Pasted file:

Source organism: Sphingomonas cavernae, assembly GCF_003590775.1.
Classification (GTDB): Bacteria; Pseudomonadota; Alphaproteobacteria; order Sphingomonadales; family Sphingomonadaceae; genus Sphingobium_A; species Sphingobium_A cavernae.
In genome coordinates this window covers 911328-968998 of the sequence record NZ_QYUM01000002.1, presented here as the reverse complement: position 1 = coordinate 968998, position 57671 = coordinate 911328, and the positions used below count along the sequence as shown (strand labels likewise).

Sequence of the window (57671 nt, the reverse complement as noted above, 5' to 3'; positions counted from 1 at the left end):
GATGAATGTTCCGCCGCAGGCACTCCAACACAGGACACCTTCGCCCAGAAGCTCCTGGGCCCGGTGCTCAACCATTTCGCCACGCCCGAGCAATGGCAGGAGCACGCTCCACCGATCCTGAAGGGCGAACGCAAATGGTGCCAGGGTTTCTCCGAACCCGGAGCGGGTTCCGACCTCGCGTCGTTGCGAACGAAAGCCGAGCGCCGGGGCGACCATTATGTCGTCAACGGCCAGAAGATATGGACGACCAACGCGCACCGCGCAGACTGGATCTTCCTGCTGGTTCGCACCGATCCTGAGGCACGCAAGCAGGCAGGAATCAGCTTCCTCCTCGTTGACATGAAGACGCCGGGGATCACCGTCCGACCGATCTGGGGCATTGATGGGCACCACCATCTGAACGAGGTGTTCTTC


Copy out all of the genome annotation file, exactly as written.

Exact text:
Source organism: Sphingomonas cavernae, assembly GCF_003590775.1.
Classification (GTDB): Bacteria; Pseudomonadota; Alphaproteobacteria; order Sphingomonadales; family Sphingomonadaceae; genus Sphingobium_A; species Sphingobium_A cavernae.
In genome coordinates this window covers 911328-968998 of the sequence record NZ_QYUM01000002.1, presented here as the reverse complement: position 1 = coordinate 968998, position 57671 = coordinate 911328, and the positions used below count along the sequence as shown (strand labels likewise).

Sequence of the window (57671 nt, the reverse complement as noted above, 5' to 3'; positions counted from 1 at the left end):
GATGAATGTTCCGCCGCAGGCACTCCAACACAGGACACCTTCGCCCAGAAGCTCCTGGGCCCGGTGCTCAACCATTTCGCCACGCCCGAGCAATGGCAGGAGCACGCTCCACCGATCCTGAAGGGCGAACGCAAATGGTGCCAGGGTTTCTCCGAACCCGGAGCGGGTTCCGACCTCGCGTCGTTGCGAACGAAAGCCGAGCGCCGGGGCGACCATTATGTCGTCAACGGCCAGAAGATATGGACGACCAACGCGCACCGCGCAGACTGGATCTTCCTGCTGGTTCGCACCGATCCTGAGGCACGCAAGCAGGCAGGAATCAGCTTCCTCCTCGTTGACATGAAGACGCCGGGGATCACCGTCCGACCGATCTGGGGCATTGATGGGCACCACCATCTGAACGAGGTGTTCTTC